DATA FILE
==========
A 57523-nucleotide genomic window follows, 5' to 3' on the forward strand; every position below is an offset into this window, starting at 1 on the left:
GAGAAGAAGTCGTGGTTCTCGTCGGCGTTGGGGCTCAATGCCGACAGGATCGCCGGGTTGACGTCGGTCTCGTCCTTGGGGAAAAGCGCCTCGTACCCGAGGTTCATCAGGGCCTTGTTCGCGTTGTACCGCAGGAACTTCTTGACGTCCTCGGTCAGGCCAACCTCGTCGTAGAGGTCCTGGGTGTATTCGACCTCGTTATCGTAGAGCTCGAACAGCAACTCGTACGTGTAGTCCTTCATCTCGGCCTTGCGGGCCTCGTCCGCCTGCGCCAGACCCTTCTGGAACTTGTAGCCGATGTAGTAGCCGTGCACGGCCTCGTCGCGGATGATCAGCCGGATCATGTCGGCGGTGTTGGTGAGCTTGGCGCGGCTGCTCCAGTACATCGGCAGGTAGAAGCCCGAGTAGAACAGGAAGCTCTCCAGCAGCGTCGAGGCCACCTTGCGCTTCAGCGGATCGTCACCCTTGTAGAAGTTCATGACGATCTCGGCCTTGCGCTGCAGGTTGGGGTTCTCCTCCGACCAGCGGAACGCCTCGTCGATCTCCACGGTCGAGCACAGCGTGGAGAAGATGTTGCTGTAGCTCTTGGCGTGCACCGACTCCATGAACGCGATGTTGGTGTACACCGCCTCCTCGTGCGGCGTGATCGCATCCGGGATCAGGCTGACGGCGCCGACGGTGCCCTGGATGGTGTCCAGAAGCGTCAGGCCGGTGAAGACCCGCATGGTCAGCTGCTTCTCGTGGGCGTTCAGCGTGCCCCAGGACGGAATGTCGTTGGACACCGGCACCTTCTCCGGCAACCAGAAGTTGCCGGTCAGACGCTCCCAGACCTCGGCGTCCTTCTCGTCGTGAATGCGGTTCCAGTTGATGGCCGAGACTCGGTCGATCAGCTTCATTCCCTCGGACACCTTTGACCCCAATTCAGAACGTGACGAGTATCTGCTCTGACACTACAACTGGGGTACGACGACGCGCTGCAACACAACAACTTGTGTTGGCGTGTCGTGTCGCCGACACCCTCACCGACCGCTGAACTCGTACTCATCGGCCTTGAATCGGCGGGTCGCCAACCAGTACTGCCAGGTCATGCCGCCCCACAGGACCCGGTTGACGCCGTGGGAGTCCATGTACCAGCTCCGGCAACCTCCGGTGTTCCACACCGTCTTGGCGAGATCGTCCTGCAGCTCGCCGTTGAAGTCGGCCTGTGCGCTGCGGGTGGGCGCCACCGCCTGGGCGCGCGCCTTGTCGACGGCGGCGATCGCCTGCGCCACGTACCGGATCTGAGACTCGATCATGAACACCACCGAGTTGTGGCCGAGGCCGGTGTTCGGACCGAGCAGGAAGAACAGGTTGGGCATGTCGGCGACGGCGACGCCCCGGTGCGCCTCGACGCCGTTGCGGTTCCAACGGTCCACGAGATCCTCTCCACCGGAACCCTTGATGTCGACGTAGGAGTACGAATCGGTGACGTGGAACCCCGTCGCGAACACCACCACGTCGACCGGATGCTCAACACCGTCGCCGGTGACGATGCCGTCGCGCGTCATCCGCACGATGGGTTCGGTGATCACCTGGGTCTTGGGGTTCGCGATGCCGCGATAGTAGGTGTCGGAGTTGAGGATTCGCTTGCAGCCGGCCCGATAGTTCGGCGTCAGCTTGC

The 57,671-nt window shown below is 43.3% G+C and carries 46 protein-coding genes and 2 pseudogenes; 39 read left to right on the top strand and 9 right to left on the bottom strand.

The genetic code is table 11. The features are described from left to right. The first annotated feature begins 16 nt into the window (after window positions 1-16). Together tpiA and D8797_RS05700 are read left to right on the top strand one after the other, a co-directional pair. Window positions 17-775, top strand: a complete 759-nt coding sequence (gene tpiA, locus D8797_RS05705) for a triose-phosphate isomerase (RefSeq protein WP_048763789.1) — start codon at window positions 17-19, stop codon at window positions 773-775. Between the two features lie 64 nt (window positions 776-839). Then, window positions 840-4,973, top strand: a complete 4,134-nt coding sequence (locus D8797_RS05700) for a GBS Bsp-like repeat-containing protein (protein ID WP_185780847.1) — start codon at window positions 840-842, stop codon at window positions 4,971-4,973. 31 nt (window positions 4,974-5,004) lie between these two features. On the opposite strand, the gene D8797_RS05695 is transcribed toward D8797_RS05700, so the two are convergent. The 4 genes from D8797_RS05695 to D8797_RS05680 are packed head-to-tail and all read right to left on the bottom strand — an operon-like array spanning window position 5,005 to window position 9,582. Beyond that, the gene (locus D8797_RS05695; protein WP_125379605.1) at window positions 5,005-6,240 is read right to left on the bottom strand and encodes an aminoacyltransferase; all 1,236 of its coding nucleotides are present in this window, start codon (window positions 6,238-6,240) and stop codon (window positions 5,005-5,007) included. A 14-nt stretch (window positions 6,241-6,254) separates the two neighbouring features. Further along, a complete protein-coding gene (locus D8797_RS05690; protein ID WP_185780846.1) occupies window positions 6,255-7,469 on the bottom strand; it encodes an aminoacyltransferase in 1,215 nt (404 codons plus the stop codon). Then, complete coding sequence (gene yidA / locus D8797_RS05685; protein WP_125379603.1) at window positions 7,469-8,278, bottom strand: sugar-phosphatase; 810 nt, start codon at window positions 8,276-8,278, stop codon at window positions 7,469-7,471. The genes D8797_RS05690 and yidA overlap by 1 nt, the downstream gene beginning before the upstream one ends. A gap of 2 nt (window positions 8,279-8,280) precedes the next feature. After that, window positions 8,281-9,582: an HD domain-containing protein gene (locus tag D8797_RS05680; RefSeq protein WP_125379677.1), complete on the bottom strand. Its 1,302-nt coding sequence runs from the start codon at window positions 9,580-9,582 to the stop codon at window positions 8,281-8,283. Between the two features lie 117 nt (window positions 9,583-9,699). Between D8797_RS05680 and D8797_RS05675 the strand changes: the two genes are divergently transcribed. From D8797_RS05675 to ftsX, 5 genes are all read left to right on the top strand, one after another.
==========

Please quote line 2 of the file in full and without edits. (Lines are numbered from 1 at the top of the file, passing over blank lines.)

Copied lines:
GAGAAGAAGTCGTGGTTCTCGTCGGCGTTGGGGCTCAATGCCGACAGGATCGCCGGGTTGACGTCGGTCTCGTCCTTGGGGAAAAGCGCCTCGTACCCGAGGTTCATCAGGGCCTTGTTCGCGTTGTACCGCAGGAACTTCTTGACGTCCTCGGTCAGGCCAACCTCGTCGTAGAGGTCCTGGGTGTATTCGACCTCGTTATCGTAGAGCTCGAACAGCAACTCGTACGTGTAGTCCTTCATCTCGGCCTTGCGGGCCTCGTCCGCCTGCGCCAGACCCTTCTGGAACTTGTAGCCGATGTAGTAGCCGTGCACGGCCTCGTCGCGGATGATCAGCCGGATCATGTCGGCGGTGTTGGTGAGCTTGGCGCGGCTGCTCCAGTACATCGGCAGGTAGAAGCCCGAGTAGAACAGGAAGCTCTCCAGCAGCGTCGAGGCCACCTTGCGCTTCAGCGGATCGTCACCCTTGTAGAAGTTCATGACGATCTCGGCCTTGCGCTGCAGGTTGGGGTTCTCCTCCGACCAGCGGAACGCCTCGTCGATCTCCACGGTCGAGCACAGCGTGGAGAAGATGTTGCTGTAGCTCTTGGCGTGCACCGACTCCATGAACGCGATGTTGGTGTACACCGCCTCCTCGTGCGGCGTGATCGCATCCGGGATCAGGCTGACGGCGCCGACGGTGCCCTGGATGGTGTCCAGAAGCGTCAGGCCGGTGAAGACCCGCATGGTCAGCTGCTTCTCGTGGGCGTTCAGCGTGCCCCAGGACGGAATGTCGTTGGACACCGGCACCTTCTCCGGCAACCAGAAGTTGCCGGTCAGACGCTCCCAGACCTCGGCGTCCTTCTCGTCGTGAATGCGGTTCCAGTTGATGGCCGAGACTCGGTCGATCAGCTTCATTCCCTCGGACACCTTTGACCCCAATTCAGAACGTGACGAGTATCTGCTCTGACACTACAACTGGGGTACGACGACGCGCTGCAACACAACAACTTGTGTTGGCGTGTCGTGTCGCCGACACCCTCACCGACCGCTGAACTCGTACTCATCGGCCTTGAATCGGCGGGTCGCCAACCAGTACTGCCAGGTCATGCCGCCCCACAGGACCCGGTTGACGCCGTGGGAGTCCATGTACCAGCTCCGGCAACCTCCGGTGTTCCACACCGTCTTGGCGAGATCGTCCTGCAGCTCGCCGTTGAAGTCGGCCTGTGCGCTGCGGGTGGGCGCCACCGCCTGGGCGCGCGCCTTGTCGACGGCGGCGATCGCCTGCGCCACGTACCGGATCTGAGACTCGATCATGAACACCACCGAGTTGTGGCCGAGGCCGGTGTTCGGACCGAGCAGGAAGAACAGGTTGGGCATGTCGGCGACGGCGACGCCCCGGTGCGCCTCGACGCCGTTGCGGTTCCAACGGTCCACGAGATCCTCTCCACCGGAACCCTTGATGTCGACGTAGGAGTACGAATCGGTGACGTGGAACCCCGTCGCGAACACCACCACGTCGACCGGATGCTCAACACCGTCGCCGGTGACGATGCCGTCGCGCGTCATCCGCACGATGGGTTCGGTGATCACCTGGGTCTTGGGGTTCGCGATGCCGCGATAGTAGGTGTCGGAGTTGAGGATTCGCTTGCAGCCGGCCCGATAGTTCGGCGTCAGCTTGC